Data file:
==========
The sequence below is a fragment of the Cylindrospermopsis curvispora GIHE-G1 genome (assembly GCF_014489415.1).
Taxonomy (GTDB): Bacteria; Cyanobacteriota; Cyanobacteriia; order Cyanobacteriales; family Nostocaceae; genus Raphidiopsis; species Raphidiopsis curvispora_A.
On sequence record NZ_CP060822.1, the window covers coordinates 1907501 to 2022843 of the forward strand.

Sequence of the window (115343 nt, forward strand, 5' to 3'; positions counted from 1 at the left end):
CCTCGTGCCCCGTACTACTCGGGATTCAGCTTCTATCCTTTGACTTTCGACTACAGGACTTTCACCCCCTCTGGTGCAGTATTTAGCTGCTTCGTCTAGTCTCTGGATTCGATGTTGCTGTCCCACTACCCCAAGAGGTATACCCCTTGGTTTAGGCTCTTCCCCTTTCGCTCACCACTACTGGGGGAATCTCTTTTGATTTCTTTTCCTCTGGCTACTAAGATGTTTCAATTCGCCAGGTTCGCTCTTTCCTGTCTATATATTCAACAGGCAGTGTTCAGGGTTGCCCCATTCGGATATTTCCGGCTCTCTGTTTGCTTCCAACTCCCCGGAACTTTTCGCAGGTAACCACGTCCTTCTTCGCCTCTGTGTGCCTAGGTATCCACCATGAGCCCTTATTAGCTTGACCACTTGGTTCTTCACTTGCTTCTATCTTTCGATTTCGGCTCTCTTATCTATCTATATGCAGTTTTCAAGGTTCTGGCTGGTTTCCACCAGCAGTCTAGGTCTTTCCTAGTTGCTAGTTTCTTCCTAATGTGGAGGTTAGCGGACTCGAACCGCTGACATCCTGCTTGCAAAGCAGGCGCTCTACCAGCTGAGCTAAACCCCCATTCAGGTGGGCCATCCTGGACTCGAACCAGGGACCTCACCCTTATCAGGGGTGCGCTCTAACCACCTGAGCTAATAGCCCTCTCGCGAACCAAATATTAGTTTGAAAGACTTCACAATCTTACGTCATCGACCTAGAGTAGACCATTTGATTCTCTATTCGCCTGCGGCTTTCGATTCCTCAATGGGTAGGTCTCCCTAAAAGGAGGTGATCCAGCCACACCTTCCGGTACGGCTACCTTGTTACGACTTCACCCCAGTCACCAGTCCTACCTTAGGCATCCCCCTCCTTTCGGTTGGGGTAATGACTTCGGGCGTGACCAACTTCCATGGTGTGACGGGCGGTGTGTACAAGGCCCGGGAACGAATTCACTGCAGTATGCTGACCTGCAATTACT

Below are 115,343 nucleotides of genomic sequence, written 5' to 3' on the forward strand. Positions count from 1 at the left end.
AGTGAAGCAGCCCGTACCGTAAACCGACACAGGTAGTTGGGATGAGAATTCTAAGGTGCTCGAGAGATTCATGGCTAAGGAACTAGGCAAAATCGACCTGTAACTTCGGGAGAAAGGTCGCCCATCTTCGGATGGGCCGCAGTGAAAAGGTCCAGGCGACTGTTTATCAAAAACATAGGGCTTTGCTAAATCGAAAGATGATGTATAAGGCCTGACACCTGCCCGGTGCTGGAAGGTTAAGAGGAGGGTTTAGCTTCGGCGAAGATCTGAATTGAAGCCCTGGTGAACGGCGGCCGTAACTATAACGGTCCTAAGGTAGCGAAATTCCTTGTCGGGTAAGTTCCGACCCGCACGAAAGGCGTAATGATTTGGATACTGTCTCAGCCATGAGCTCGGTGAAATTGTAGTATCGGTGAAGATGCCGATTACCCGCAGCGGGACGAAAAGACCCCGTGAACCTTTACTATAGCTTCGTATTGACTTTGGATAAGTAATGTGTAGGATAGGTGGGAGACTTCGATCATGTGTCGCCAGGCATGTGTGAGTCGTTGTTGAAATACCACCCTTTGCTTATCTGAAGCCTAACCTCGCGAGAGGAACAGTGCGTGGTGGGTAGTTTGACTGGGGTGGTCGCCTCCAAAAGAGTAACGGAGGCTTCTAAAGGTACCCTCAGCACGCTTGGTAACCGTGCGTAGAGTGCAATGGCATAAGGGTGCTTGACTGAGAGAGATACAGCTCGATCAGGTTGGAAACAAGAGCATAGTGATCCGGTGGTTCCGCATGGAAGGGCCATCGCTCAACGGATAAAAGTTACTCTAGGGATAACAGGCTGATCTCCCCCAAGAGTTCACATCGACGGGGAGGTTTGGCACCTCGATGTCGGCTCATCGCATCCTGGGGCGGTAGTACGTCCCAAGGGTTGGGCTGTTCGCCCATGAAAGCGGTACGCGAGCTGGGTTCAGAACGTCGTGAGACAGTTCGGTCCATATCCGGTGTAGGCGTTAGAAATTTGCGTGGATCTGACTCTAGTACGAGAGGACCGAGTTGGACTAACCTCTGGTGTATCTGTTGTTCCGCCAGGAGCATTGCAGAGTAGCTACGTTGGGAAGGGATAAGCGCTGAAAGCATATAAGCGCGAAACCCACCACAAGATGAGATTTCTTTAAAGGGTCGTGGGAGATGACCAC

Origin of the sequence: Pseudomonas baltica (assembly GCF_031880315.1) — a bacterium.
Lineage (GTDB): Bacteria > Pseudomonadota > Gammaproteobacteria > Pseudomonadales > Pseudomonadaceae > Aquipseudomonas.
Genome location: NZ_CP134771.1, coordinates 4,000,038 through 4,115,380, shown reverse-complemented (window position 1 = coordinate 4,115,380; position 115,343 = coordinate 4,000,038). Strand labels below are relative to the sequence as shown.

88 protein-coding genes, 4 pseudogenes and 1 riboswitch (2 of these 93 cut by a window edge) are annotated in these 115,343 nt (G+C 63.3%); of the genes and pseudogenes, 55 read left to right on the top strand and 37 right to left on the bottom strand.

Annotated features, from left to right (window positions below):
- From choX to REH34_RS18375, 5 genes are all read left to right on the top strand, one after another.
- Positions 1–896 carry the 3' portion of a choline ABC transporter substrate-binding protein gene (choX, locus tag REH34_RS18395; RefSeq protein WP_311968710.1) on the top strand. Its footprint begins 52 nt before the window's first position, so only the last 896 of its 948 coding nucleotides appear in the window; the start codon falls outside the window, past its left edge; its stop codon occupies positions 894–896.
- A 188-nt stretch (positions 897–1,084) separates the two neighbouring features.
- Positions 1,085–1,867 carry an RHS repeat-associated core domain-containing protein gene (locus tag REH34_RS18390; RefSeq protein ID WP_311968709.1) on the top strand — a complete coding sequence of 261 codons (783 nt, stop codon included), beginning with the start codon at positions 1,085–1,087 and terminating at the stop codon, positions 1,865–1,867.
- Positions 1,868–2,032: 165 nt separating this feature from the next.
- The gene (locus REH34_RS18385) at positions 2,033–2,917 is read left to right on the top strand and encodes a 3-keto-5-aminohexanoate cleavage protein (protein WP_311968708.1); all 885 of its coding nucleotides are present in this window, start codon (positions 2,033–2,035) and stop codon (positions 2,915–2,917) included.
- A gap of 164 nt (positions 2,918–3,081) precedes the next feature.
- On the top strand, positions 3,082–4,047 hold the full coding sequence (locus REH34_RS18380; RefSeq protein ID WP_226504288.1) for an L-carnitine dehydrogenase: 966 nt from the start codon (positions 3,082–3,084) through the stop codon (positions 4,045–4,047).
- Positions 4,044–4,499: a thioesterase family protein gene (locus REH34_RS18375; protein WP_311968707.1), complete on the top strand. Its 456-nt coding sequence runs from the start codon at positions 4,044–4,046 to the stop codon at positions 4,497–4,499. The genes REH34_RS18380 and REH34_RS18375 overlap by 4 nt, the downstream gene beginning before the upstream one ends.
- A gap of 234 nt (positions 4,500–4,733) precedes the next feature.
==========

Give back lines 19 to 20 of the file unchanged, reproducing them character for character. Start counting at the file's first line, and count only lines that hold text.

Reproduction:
- A gap of 164 nt (positions 2,918–3,081) precedes the next feature.
- On the top strand, positions 3,082–4,047 hold the full coding sequence (locus REH34_RS18380; RefSeq protein ID WP_226504288.1) for an L-carnitine dehydrogenase: 966 nt from the start codon (positions 3,082–3,084) through the stop codon (positions 4,045–4,047).